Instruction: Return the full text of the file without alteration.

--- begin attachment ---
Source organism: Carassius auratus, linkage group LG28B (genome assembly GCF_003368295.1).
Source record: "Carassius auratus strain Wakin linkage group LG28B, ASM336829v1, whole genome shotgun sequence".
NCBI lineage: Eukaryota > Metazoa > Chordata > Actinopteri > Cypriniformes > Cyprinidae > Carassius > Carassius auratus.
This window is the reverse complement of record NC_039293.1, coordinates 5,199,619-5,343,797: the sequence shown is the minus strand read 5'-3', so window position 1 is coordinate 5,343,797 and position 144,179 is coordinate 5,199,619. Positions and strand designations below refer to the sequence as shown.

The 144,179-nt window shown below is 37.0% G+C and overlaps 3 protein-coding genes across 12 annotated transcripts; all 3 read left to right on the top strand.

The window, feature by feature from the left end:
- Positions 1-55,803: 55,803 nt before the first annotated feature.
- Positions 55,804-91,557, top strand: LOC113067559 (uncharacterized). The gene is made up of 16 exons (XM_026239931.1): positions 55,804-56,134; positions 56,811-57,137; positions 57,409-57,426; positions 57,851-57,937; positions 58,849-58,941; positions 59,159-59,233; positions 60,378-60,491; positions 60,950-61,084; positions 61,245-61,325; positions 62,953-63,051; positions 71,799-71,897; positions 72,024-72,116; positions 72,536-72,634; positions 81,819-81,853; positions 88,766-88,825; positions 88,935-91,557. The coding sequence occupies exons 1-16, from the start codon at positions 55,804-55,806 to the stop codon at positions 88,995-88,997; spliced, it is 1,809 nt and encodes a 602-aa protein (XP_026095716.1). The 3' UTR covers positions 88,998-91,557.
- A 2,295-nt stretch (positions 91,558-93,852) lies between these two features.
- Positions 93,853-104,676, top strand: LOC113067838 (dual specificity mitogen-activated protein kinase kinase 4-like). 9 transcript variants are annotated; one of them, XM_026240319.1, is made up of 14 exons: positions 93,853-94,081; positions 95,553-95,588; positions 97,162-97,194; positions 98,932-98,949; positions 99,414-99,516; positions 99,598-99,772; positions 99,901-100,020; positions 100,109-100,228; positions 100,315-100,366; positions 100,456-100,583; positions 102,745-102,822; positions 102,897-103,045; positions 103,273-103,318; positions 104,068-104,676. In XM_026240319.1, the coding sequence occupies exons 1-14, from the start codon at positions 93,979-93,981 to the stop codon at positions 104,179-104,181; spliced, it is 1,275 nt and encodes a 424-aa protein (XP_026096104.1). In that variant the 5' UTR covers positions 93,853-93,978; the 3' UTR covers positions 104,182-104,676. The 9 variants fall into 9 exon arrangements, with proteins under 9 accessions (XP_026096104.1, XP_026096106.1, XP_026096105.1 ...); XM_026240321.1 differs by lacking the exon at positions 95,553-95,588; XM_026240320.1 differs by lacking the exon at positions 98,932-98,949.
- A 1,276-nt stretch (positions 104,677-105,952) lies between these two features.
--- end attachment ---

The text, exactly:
Source organism: Carassius auratus, linkage group LG28B (genome assembly GCF_003368295.1).
Source record: "Carassius auratus strain Wakin linkage group LG28B, ASM336829v1, whole genome shotgun sequence".
NCBI lineage: Eukaryota > Metazoa > Chordata > Actinopteri > Cypriniformes > Cyprinidae > Carassius > Carassius auratus.
This window is the reverse complement of record NC_039293.1, coordinates 5,199,619-5,343,797: the sequence shown is the minus strand read 5'-3', so window position 1 is coordinate 5,343,797 and position 144,179 is coordinate 5,199,619. Positions and strand designations below refer to the sequence as shown.

The 144,179-nt window shown below is 37.0% G+C and overlaps 3 protein-coding genes across 12 annotated transcripts; all 3 read left to right on the top strand.

The window, feature by feature from the left end:
- Positions 1-55,803: 55,803 nt before the first annotated feature.
- Positions 55,804-91,557, top strand: LOC113067559 (uncharacterized). The gene is made up of 16 exons (XM_026239931.1): positions 55,804-56,134; positions 56,811-57,137; positions 57,409-57,426; positions 57,851-57,937; positions 58,849-58,941; positions 59,159-59,233; positions 60,378-60,491; positions 60,950-61,084; positions 61,245-61,325; positions 62,953-63,051; positions 71,799-71,897; positions 72,024-72,116; positions 72,536-72,634; positions 81,819-81,853; positions 88,766-88,825; positions 88,935-91,557. The coding sequence occupies exons 1-16, from the start codon at positions 55,804-55,806 to the stop codon at positions 88,995-88,997; spliced, it is 1,809 nt and encodes a 602-aa protein (XP_026095716.1). The 3' UTR covers positions 88,998-91,557.
- A 2,295-nt stretch (positions 91,558-93,852) lies between these two features.
- Positions 93,853-104,676, top strand: LOC113067838 (dual specificity mitogen-activated protein kinase kinase 4-like). 9 transcript variants are annotated; one of them, XM_026240319.1, is made up of 14 exons: positions 93,853-94,081; positions 95,553-95,588; positions 97,162-97,194; positions 98,932-98,949; positions 99,414-99,516; positions 99,598-99,772; positions 99,901-100,020; positions 100,109-100,228; positions 100,315-100,366; positions 100,456-100,583; positions 102,745-102,822; positions 102,897-103,045; positions 103,273-103,318; positions 104,068-104,676. In XM_026240319.1, the coding sequence occupies exons 1-14, from the start codon at positions 93,979-93,981 to the stop codon at positions 104,179-104,181; spliced, it is 1,275 nt and encodes a 424-aa protein (XP_026096104.1). In that variant the 5' UTR covers positions 93,853-93,978; the 3' UTR covers positions 104,182-104,676. The 9 variants fall into 9 exon arrangements, with proteins under 9 accessions (XP_026096104.1, XP_026096106.1, XP_026096105.1 ...); XM_026240321.1 differs by lacking the exon at positions 95,553-95,588; XM_026240320.1 differs by lacking the exon at positions 98,932-98,949.
- A 1,276-nt stretch (positions 104,677-105,952) lies between these two features.